# python – Get statistics for each group (such as count, mean, etc) using pandas GroupBy?

## python – Get statistics for each group (such as count, mean, etc) using pandas GroupBy?

The simplest way to get row counts per group is by calling `.size()`, which returns a `Series`:

``````df.groupby([col1,col2]).size()
``````

Usually you want this result as a `DataFrame` (instead of a `Series`) so you can do:

``````df.groupby([col1, col2]).size().reset_index(name=counts)
``````

If you want to find out how to calculate the row counts and other statistics for each group continue reading below.

## Detailed example:

Consider the following example dataframe:

``````In [2]: df
Out[2]:
col1 col2  col3  col4  col5  col6
0    A    B  0.20 -0.61 -0.49  1.49
1    A    B -1.53 -1.01 -0.39  1.82
2    A    B -0.44  0.27  0.72  0.11
3    A    B  0.28 -1.32  0.38  0.18
4    C    D  0.12  0.59  0.81  0.66
5    C    D -0.13 -1.65 -1.64  0.50
6    C    D -1.42 -0.11 -0.18 -0.44
7    E    F -0.00  1.42 -0.26  1.17
8    E    F  0.91 -0.47  1.35 -0.34
9    G    H  1.48 -0.63 -1.14  0.17
``````

First lets use `.size()` to get the row counts:

``````In [3]: df.groupby([col1, col2]).size()
Out[3]:
col1  col2
A     B       4
C     D       3
E     F       2
G     H       1
dtype: int64
``````

Then lets use `.size().reset_index(name=counts)` to get the row counts:

``````In [4]: df.groupby([col1, col2]).size().reset_index(name=counts)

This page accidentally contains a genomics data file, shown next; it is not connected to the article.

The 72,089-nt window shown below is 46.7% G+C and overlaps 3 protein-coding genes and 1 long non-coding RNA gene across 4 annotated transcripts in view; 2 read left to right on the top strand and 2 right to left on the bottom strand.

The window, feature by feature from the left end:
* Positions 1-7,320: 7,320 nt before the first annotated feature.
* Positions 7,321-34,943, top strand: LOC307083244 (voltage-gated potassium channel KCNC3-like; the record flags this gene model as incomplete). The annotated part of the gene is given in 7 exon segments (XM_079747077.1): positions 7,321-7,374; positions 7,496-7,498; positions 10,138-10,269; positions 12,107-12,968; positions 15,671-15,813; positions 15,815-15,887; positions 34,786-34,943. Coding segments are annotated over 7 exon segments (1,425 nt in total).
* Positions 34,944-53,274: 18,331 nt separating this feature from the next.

Out[4]:
col1 col2  counts
0    A    B       4
1    C    D       3
2    E    F       2
3    G    H       1
``````

### Including results for more statistics

When you want to calculate statistics on grouped data, it usually looks like this:

``````In [5]: (df
...: .groupby([col1, col2])
...: .agg({
...:     col3: [mean, count],
...:     col4: [median, min, count]
...: }))
Out[5]:
col4                  col3
median   min count      mean count
col1 col2
A    B    -0.810 -1.32     4 -0.372500     4
C    D    -0.110 -1.65     3 -0.476667     3
E    F     0.475 -0.47     2  0.455000     2
G    H    -0.630 -0.63     1  1.480000     1
``````

The result above is a little annoying to deal with because of the nested column labels, and also because row counts are on a per column basis.

To gain more control over the output I usually split the statistics into individual aggregations that I then combine using `join`. It looks like this:

``````In [6]: gb = df.groupby([col1, col2])
...: counts = gb.size().to_frame(name=counts)
...: (counts
...:  .join(gb.agg({col3: mean}).rename(columns={col3: col3_mean}))
...:  .join(gb.agg({col4: median}).rename(columns={col4: col4_median}))
...:  .join(gb.agg({col4: min}).rename(columns={col4: col4_min}))
...:  .reset_index()
...: )
...:
Out[6]:
col1 col2  counts  col3_mean  col4_median  col4_min
0    A    B       4  -0.372500       -0.810     -1.32
1    C    D       3  -0.476667       -0.110     -1.65
2    E    F       2   0.455000        0.475     -0.47
3    G    H       1   1.480000       -0.630     -0.63
``````

### Footnotes

The code used to generate the test data is shown below:

``````In [1]: import numpy as np
...: import pandas as pd
...:
...: keys = np.array([
...:         [A, B],
...:         [A, B],
...:         [A, B],
...:         [A, B],
...:         [C, D],
...:         [C, D],
...:         [C, D],
...:         [E, F],
...:         [E, F],
...:         [G, H]
...:         ])
...:
...: df = pd.DataFrame(
...:     np.hstack([keys,np.random.randn(10,4).round(2)]),
...:     columns = [col1, col2, col3, col4, col5, col6]
...: )
...: